Another post that falls into our Romance on the Road theme. This time, Scott Hartman, photographer, writer and member of the Solo Travel Society on Facebook shares with us a story about his first love, a woman, and his last love, a place. To learn more about Scott, please go to his website Far Away Eyes, or read a more complete description of his fascinating life at the bottom of this post.
Six months into a year-long Grand Tour.
Thailand and India were behind me, Nepal too. What was in front of me, I didn’t know. All that was certain was that Paris was beneath my feet.
Walking (because I didn’t know how to use the Metro) on an umber midsummer late afternoon from the Gare du Nord to my hotel in the Monmarte (the hotel, a birthday gift from my father, who knew my budget didn’t allow for The City of Lights). Twenty-five kilos on my back. My step light, legs steeled during a 300-mile walk in Nepal. Mumbling passages from A Moveable Feast, trying to remember the name of the bar – no, not that one, the other one – where Hemingway sat, with Eliot and Picasso . . .
There was something about the light (the rising, radiant hum of argon and neon) how it shined on things, reflected, clung to them (the last whisper of pink sun on the Sacre Couer).
When I saw the corner café, I knew I would eat there. Knew I would have cassoulet, a half-carafe, no, a full one, of vin rouge, maybe a Cahors. One-floor above the café was my room. A room with no memory of me, nor I of it.
Into my Van Gogh world walked a Degas, a dancer, offstage; the personification of Paris: stylish and playful – hair bobbed to three inches below her ears, kissing her shoulders with each step. Self-assured – café au lait skin, tight black sleeveless dress, to mid-thigh when she walked, higher still at the table, (sitting ten feet away); confident and proud – a gold filigree chain around her right ankle.
I couldn’t know that in ten minutes the man she came in with would come to my table, and ask if I’d like to have ice cream with them. (After a hushed conversation with her in French) didn’t know that his second question would be, “Do you prefer men or women?” More hushed French; then I was introduced to Nicole. I didn’t know that I’d go home with her, or that I’d sleep alone that first night (but would for the next 120) listening to thunder echo along rue Brezin. Didn’t know that three days in Paris would turn into three months, that when I left, she’d cry.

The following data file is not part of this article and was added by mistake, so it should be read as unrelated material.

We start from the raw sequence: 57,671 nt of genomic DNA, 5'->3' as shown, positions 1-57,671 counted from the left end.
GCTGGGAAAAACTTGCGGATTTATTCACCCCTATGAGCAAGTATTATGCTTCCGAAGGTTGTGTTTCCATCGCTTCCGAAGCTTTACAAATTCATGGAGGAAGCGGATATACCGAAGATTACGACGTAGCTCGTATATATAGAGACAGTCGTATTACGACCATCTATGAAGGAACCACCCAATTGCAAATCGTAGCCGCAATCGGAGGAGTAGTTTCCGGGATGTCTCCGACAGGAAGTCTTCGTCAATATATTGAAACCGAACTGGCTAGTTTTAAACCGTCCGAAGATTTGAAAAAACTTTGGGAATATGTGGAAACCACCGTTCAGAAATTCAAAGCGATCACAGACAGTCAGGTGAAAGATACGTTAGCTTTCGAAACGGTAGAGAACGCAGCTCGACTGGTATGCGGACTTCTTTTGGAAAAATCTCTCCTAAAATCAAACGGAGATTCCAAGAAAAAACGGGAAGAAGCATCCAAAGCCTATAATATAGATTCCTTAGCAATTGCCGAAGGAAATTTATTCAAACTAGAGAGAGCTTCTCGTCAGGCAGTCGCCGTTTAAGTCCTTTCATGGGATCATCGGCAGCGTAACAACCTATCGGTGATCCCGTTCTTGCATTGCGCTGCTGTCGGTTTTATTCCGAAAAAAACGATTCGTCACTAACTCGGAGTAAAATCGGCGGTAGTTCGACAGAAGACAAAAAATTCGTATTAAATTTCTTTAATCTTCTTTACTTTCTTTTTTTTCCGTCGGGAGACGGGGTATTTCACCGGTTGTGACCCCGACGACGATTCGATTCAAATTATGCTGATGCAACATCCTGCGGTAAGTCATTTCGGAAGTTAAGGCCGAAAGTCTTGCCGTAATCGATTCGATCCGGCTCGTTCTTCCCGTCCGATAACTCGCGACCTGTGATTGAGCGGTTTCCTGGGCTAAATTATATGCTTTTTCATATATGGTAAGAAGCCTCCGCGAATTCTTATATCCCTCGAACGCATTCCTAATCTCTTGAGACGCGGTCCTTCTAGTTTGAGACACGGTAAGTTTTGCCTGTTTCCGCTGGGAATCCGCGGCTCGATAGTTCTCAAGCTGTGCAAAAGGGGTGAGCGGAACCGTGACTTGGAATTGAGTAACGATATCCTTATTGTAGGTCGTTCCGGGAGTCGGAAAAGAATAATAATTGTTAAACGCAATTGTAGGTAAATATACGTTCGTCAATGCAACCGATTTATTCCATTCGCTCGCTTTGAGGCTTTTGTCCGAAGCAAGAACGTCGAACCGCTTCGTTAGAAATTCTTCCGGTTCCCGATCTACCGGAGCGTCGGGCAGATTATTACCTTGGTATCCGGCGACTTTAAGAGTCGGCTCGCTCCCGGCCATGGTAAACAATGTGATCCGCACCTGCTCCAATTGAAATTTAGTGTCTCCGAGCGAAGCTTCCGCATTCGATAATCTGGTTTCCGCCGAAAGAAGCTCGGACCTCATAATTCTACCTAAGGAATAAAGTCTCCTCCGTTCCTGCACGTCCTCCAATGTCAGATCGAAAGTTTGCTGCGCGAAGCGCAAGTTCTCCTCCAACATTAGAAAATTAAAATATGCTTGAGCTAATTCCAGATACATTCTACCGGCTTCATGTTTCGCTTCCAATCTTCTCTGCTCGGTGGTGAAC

It took me twenty-seven years to find my first love (you do not forget your first love) and another twenty-seven to find my last (you cannot forget your last.): another City of Light, another kind of Light.
Her most ancient name is Kashi, from the Sanskrit root, “ksh”, to shine. She has been here since time began. This is, in fact where time began. When Paris had yet to crawl, Kashi had fallen and risen for millenia.
I admire her strength. Alexander tried, the Persians many times, the British too, but she has not been defeated. What she has and what she is cannot be defeated.
She is insistently inquisitive; ‘I don’t know’ is not an answer. She asked me to define love, and wouldn’t let me leave until I did. (Love is not, as the dictionary suggests, a noun. It is a verb. Not something you have, but something you do.) She is generous; beneath a pipal tree besides the Ganges (perhaps where the Buddha sat) she told me a story, gave me a book to write, and I did. Her tolerance is legendary; a Moslem mosque built on top of a Hindu temple; her resilience, epic: how after the bombs in 2006 she observed a day of mourning, but the next day was back to her luminous self.
When she speaks I listen. She has made sense of things for me that I could find no sense for in my own culture. She has touched me in places I didn’t know I had.
If you saw her in a crowd you would look twice; though at first, you wouldn’t know why (her appearance is to Beauty what Wisdom is to Knowledge). But a year from then, a lifetime from then – or two – you would remember the light. How it was everywhere and always, seen best at times when things are darkest. She is a reminder that the Light is in all of us, in each of us, in me.
For: Papaji, Raju, Rama, Leela, Gordon, Manon, Mira, Sunil, Sohan Lal, Rajiv, Mitra Rose, Flora, Annie, Billie Mae, Francisco; my sisters, Susan and Karen; Dayle – who have been there, who are there, who know.
Scott – I was a Journalism major and Eastern Philosophy minor at Colorado State University. I left school before graduating to attend Brooks Institute of Photography in Santa Barbara, CA and left Brooks on my first international trip (National Geographic Dreams in my 24-year-old head) to be photographer and alternate boatman on an attempted first descent of a river in Peru. We didn’t complete our first descent – and almost lost three men – I did lose two camera bodies, four lenses and all of my film, as well as twenty pounds, but returned home determined to “do that again”, whatever “that”
Two years later I took off on a year long Grand Tour – six months in Asia, six in Europe. China and Tibet for four months in ’85; Indonesia, Thailand, India and Pakistan for four months in ’89; India again in ’92 for four months; three month solo sea kayak trip in Alaska in ’93; Iceland for four months in ’94; India (first extended stay in Varanasi, six months, in ’99-’00); and Varanasi again for six months, in ’06.
Scattered between those blanks in my travel CV, are numerous cruises to the Sea of Cortez in a small tugboat; ten times rowing my own raft through the Grand Canyon (I guided in college) and ten thousand other river miles in the West.
I currently live in Escalante, Utah, in a Basque sheepherders wagon, where I am working on writing and film projects.